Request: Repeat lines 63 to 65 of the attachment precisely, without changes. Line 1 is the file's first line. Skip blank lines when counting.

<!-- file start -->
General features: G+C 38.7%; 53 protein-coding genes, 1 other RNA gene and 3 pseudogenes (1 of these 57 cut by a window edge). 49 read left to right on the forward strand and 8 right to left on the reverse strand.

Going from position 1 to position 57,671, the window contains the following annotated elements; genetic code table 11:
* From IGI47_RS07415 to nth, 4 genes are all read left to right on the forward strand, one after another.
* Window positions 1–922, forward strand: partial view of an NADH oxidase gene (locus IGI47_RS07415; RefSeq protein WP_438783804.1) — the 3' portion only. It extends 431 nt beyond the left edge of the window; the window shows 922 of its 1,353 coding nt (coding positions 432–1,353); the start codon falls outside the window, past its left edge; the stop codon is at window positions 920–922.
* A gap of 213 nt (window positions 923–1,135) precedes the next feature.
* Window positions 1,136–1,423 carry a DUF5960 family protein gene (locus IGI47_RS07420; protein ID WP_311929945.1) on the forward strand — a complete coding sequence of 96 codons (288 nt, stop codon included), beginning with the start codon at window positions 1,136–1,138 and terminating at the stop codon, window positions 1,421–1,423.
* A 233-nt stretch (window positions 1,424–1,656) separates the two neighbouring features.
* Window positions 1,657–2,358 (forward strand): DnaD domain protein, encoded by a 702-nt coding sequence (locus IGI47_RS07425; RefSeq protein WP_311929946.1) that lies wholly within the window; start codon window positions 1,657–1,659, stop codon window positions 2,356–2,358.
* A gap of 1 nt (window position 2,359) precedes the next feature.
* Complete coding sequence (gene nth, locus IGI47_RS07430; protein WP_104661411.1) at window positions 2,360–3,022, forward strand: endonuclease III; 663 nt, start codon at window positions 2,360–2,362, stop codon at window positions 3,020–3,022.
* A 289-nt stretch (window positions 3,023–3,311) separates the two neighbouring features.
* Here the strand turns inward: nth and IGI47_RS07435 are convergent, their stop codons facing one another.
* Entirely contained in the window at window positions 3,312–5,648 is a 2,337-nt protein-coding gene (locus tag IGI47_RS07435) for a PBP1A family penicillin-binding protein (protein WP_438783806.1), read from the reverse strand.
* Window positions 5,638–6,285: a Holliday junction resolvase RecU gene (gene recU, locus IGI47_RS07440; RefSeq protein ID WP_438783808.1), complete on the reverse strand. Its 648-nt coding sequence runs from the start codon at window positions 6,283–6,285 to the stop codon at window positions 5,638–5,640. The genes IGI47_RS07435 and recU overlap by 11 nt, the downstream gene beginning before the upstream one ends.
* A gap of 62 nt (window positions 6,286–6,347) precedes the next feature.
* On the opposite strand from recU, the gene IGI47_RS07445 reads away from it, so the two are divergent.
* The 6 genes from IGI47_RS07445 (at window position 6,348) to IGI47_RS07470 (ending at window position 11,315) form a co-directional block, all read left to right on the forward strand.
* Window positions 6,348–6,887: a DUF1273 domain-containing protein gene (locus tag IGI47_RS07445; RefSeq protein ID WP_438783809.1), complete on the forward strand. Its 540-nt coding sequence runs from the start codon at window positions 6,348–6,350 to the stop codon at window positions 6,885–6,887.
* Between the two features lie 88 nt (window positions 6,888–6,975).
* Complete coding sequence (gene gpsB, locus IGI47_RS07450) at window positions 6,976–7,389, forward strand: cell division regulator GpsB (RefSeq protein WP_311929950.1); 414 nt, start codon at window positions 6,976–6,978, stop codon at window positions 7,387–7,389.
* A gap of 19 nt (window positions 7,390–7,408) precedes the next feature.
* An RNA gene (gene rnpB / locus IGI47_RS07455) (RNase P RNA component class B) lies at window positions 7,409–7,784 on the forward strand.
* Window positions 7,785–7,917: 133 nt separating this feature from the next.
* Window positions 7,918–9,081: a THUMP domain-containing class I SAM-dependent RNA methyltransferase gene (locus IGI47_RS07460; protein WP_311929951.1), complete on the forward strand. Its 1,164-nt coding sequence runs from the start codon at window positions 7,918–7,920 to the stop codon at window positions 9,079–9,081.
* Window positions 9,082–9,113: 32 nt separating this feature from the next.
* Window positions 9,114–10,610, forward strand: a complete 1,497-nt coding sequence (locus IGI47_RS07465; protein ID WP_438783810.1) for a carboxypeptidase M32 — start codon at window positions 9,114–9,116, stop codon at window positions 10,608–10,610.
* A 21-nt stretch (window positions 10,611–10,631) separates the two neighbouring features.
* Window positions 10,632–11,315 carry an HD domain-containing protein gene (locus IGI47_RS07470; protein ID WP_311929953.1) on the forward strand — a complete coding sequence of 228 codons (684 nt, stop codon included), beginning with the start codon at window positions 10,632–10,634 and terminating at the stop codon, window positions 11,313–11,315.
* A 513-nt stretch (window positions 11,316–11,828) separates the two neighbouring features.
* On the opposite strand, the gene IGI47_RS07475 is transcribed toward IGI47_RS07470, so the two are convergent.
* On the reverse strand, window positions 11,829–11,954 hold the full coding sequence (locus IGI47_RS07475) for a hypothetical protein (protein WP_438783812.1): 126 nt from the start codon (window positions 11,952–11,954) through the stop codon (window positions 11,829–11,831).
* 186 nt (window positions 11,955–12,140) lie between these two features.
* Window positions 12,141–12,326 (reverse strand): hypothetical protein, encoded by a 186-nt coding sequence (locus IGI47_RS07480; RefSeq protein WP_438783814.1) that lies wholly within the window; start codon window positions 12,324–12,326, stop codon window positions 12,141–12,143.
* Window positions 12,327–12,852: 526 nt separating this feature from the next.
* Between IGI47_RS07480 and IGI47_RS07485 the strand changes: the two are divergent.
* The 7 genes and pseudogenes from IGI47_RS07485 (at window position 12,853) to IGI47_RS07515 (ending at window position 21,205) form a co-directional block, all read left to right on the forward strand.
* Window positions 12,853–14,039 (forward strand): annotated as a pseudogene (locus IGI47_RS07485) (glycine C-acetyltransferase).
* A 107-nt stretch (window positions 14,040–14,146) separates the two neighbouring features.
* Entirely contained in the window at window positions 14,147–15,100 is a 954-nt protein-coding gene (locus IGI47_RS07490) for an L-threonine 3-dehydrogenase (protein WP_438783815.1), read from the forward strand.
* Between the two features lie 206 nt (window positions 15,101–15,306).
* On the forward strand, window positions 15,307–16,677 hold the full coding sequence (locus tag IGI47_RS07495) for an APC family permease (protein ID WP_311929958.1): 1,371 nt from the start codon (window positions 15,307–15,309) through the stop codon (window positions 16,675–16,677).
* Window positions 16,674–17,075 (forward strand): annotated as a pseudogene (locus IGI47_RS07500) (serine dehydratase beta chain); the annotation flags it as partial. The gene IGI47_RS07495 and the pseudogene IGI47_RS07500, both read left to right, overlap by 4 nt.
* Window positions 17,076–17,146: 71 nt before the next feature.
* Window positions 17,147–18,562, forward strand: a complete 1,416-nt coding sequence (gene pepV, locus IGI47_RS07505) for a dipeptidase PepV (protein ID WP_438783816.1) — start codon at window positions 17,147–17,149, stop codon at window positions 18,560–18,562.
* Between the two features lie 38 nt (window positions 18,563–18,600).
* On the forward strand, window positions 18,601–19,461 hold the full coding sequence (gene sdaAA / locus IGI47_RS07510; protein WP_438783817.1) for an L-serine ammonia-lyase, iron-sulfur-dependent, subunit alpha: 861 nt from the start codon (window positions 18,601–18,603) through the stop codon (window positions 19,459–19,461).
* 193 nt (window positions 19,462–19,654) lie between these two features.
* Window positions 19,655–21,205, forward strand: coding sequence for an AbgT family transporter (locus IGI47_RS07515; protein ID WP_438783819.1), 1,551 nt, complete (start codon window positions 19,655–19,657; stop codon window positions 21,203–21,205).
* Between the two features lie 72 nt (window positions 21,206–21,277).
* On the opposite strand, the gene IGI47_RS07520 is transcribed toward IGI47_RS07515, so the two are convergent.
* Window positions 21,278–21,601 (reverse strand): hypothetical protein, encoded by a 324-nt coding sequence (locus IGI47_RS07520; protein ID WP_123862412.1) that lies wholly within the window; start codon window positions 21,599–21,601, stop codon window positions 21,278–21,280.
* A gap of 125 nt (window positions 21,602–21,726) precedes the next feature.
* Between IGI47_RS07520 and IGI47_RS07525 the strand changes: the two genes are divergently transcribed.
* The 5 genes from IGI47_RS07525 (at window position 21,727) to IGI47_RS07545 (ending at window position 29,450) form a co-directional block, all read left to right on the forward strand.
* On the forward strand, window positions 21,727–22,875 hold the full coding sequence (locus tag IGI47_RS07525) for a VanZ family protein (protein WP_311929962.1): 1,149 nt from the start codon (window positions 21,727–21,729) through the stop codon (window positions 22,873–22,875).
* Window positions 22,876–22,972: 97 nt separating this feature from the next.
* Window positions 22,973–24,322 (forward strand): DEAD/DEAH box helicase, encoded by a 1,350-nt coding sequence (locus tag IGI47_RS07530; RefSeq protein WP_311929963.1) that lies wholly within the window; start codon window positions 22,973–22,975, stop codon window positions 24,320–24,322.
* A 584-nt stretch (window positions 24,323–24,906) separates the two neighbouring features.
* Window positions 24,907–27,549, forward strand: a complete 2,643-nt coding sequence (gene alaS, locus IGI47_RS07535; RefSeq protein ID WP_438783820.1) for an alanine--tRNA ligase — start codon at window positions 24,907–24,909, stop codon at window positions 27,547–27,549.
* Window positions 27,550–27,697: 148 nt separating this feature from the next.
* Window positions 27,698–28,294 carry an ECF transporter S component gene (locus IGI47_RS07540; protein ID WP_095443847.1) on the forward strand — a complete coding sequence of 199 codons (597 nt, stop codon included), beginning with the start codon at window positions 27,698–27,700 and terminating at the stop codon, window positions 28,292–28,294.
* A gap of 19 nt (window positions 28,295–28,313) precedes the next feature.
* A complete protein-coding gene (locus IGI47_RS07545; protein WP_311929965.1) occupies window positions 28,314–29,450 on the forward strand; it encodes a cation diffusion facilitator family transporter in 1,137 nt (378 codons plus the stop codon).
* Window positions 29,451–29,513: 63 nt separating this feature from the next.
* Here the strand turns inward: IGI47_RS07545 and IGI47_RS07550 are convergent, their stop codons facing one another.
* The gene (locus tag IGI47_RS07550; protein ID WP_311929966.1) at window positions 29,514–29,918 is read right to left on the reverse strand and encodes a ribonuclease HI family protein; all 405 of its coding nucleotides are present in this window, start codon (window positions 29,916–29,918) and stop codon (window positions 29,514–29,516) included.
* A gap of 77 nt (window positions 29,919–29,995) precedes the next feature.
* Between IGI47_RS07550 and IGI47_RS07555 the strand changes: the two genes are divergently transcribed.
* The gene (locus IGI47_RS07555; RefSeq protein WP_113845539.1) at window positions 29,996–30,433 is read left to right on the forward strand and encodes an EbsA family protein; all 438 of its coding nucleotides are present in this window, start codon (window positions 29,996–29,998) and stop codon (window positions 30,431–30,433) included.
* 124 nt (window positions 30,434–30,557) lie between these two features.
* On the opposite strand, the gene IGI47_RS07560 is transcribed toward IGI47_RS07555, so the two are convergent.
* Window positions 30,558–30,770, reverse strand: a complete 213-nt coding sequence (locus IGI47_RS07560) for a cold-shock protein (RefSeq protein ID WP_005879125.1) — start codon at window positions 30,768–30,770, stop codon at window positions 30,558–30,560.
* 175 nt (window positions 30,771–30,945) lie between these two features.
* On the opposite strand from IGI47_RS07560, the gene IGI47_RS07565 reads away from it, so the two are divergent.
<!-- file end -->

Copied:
* A complete protein-coding gene (locus IGI47_RS07545; protein WP_311929965.1) occupies window positions 28,314–29,450 on the forward strand; it encodes a cation diffusion facilitator family transporter in 1,137 nt (378 codons plus the stop codon).
* Window positions 29,451–29,513: 63 nt separating this feature from the next.
* Here the strand turns inward: IGI47_RS07545 and IGI47_RS07550 are convergent, their stop codons facing one another.